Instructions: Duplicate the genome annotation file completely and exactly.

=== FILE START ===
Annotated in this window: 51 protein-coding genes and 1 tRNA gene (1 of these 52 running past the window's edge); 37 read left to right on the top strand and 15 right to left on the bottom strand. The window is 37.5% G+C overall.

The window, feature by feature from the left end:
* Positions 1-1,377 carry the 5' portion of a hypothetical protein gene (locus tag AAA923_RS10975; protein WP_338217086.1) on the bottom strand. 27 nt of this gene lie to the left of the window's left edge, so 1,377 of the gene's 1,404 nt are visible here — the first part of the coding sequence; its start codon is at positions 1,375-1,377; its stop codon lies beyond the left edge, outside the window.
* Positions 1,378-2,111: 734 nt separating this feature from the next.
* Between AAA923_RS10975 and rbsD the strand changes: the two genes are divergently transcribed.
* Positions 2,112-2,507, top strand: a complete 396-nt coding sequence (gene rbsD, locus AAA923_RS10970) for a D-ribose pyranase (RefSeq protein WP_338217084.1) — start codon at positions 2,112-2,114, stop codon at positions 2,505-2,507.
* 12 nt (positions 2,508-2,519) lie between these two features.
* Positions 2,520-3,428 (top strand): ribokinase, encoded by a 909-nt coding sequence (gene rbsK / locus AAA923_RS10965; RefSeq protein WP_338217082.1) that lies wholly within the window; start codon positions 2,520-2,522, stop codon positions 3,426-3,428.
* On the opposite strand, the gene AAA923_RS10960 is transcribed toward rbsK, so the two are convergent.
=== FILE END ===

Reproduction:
Annotated in this window: 51 protein-coding genes and 1 tRNA gene (1 of these 52 running past the window's edge); 37 read left to right on the top strand and 15 right to left on the bottom strand. The window is 37.5% G+C overall.

The window, feature by feature from the left end:
* Positions 1-1,377 carry the 5' portion of a hypothetical protein gene (locus tag AAA923_RS10975; protein WP_338217086.1) on the bottom strand. 27 nt of this gene lie to the left of the window's left edge, so 1,377 of the gene's 1,404 nt are visible here — the first part of the coding sequence; its start codon is at positions 1,375-1,377; its stop codon lies beyond the left edge, outside the window.
* Positions 1,378-2,111: 734 nt separating this feature from the next.
* Between AAA923_RS10975 and rbsD the strand changes: the two genes are divergently transcribed.
* Positions 2,112-2,507, top strand: a complete 396-nt coding sequence (gene rbsD, locus AAA923_RS10970) for a D-ribose pyranase (RefSeq protein WP_338217084.1) — start codon at positions 2,112-2,114, stop codon at positions 2,505-2,507.
* 12 nt (positions 2,508-2,519) lie between these two features.
* Positions 2,520-3,428 (top strand): ribokinase, encoded by a 909-nt coding sequence (gene rbsK / locus AAA923_RS10965; RefSeq protein WP_338217082.1) that lies wholly within the window; start codon positions 2,520-2,522, stop codon positions 3,426-3,428.
* On the opposite strand, the gene AAA923_RS10960 is transcribed toward rbsK, so the two are convergent.